This column was prepared by the Institute for Safe Medication Practices (ISMP), an ECRI affiliate.
A patient presented to a hospital with agitation and confusion. He had a history of bipolar disorder for which he had been prescribed (off-label) the antipsychotic clozapine (CLOZARIL®). However, he had not taken the clozapine for several weeks more than a few weeks. Upon admission, the patient was restarted on his home dosage of clozapine (the target maintenance dose of clozapine for bipolar disorder is 100-300 mg daily, and for schizophrenia it is 300-450 mg daily administered in divided doses). The patient was later found unconscious and without a palpable pulse. He was successfully resuscitated.
In a second case, a 40-year-old woman with schizoaffective disorder had been taking a total daily dose of clozapine 500 mg for at least 10 years. However, she had not taken the drug for nearly two weeks due to problems her psychiatrist was having registering with the updated Risk Evaluation and Mitigation Strategies (REMS) certification. The patient was admitted to the hospital psychiatric unit and restarted on clozapine. Her physician did not want to restart her at the full dose, since she had not been taking it. He thought a reduced dose of 400 mg was appropriate since the patient had been stable on 500 mg daily for an extended time.
Unfortunately, a little over one hour after receiving her first dose, the patient was found without a pulse, face down in her room. CPR was initiated with return of spontaneous circulation, but she suffered cerebral hypoxia and ongoing shock. Clozapine reinitiation as a cause of the cardiac arrest is a diagnosis of exclusion, and no other etiology of the cardiac arrest was found in this case.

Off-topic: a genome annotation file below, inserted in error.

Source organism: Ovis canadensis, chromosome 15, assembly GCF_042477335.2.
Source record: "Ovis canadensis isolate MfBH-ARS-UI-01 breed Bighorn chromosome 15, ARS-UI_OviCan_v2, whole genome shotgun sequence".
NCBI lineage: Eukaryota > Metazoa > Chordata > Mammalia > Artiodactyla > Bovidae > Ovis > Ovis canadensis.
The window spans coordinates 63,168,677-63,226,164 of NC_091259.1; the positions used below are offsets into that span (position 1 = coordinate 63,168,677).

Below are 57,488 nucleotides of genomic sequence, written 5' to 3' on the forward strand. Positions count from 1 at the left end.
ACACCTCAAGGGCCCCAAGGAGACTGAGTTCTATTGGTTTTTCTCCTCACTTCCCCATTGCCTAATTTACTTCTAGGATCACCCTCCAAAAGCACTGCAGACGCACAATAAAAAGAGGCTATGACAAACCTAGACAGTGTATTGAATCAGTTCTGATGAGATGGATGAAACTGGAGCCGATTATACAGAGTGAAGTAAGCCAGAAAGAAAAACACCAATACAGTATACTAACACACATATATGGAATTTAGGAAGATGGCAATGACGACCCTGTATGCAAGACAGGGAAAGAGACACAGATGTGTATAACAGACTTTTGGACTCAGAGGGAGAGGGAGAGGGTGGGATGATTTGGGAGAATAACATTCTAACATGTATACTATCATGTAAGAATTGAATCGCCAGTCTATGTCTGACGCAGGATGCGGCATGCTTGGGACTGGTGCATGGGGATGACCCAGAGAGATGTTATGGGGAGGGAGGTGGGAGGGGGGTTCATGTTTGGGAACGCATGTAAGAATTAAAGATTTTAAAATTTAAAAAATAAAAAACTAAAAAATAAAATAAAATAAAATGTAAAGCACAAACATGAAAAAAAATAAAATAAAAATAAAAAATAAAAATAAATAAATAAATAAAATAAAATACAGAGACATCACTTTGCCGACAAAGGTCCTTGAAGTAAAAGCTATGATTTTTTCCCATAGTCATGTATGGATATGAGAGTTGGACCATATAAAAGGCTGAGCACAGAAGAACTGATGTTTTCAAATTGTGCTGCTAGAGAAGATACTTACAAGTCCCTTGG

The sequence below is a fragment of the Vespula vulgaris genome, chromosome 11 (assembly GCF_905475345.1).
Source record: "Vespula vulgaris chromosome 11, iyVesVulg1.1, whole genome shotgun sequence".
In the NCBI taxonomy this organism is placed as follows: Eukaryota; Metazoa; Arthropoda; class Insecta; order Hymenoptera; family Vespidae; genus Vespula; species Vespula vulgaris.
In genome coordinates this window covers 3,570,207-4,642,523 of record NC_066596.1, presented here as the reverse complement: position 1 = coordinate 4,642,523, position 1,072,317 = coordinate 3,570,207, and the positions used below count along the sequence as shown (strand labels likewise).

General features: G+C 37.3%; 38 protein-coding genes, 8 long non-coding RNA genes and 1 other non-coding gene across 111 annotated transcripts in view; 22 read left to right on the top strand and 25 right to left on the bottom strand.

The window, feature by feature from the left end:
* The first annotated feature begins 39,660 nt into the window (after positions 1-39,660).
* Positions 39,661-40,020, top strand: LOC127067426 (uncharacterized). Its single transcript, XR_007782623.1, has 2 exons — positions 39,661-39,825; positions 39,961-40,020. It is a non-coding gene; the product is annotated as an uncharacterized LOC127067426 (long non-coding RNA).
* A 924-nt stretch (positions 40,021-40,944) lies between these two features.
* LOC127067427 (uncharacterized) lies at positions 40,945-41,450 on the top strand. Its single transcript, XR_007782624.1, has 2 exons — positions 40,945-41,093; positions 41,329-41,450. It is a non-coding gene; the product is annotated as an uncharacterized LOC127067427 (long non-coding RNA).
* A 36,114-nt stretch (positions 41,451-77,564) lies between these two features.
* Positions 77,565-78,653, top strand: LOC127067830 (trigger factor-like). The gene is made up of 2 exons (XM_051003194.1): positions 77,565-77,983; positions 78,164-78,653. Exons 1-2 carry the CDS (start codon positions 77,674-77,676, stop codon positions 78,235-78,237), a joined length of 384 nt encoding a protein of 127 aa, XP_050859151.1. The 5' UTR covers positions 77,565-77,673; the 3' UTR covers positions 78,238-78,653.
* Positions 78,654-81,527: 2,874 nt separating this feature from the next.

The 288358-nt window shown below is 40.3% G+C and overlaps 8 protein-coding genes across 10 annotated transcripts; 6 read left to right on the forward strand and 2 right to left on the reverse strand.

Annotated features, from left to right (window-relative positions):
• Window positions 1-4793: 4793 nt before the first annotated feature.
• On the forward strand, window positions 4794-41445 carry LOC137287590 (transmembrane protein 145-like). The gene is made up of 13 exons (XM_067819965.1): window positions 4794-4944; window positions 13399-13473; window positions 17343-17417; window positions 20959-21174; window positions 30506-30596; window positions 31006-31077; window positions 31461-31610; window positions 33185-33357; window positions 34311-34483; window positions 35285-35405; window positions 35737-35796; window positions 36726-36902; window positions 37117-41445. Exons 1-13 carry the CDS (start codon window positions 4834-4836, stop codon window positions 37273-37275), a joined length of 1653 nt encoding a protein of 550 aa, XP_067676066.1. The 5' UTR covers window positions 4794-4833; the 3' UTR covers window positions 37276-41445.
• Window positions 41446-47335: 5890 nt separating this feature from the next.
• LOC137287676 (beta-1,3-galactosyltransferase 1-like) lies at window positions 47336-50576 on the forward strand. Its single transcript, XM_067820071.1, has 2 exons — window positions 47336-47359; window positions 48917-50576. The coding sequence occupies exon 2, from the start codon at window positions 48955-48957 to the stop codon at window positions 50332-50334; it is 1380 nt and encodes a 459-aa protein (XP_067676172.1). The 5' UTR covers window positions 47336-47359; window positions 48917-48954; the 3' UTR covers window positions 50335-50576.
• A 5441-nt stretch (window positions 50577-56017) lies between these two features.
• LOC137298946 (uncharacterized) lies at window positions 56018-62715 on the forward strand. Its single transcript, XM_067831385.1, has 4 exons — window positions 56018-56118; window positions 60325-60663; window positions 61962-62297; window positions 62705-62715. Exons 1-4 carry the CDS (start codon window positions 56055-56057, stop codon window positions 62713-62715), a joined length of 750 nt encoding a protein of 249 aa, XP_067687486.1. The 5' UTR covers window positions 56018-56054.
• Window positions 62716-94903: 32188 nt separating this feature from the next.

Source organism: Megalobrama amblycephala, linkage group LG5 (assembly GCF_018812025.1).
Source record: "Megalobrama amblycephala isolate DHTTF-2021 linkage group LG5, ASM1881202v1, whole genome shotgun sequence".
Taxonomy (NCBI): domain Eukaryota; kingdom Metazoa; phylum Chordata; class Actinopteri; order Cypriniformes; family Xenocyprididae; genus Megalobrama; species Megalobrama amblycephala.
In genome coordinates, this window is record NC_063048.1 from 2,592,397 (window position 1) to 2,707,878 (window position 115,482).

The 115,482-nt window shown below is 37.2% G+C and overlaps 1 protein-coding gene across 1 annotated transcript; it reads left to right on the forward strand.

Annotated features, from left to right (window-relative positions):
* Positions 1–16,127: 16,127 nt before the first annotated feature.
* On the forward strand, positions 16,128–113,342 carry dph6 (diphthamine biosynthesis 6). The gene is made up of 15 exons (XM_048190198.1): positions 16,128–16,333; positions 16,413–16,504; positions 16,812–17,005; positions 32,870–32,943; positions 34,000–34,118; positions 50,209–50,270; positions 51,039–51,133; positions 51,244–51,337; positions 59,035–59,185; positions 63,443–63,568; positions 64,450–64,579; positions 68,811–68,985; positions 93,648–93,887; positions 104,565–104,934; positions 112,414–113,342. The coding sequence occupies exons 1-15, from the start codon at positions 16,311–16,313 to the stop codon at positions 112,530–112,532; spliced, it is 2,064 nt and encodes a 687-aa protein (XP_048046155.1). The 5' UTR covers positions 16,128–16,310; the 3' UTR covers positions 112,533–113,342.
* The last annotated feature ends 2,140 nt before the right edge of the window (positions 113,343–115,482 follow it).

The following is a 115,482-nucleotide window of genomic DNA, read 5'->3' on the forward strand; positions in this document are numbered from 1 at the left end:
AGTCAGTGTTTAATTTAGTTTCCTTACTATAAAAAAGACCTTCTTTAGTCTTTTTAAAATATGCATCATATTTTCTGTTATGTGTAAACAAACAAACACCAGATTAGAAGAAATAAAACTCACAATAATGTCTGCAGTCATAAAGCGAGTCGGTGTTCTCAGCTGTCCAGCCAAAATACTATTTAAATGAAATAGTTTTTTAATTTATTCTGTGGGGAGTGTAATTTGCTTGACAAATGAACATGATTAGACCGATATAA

Many providers are aware of the issue of clozapine-associated neutropenia and infection risk because the REMS program is designed to manage these risks. However, many providers are not aware of the potential severe adverse cardiovascular effects, including cardiac arrest, when the drug is abruptly discontinued and then restarted after two days or more. When restarting clozapine in patients who have not been taking it for two days or more, the manufacturer recommends administering 12.5 mg once daily or twice daily. This is necessary to minimize the risk of hypotension, bradycardia, and syncope. If the initial dose is well-tolerated, the dose may be titrated to the previous therapeutic dose more quickly than is recommended for initial treatment.
Ensure that all providers managing clozapine therapy are aware of the potential for these adverse cardiovascular effects. Alert providers of the need to restart clozapine treatment at 12.5 mg once or twice daily when there has been a break in therapy for two days or longer. Investigate options to develop clinical decision support to help ensure practitioners check the date and time of the patient’s last dose and to restart therapy according to manufacturer guidelines. The hospital where this event occurred is considering an electronic requirement for the prescriber to input the patient’s previous dose and when the last dose was administered when entering a new order. When dispensing clozapine and counseling patients, inquire about the date and amount of the last dose taken. Food and Drug Administration should work with manufacturers to incorporate into the boxed warnings a recommendation to slowly restart clozapine after an interruption in therapy for two days or longer.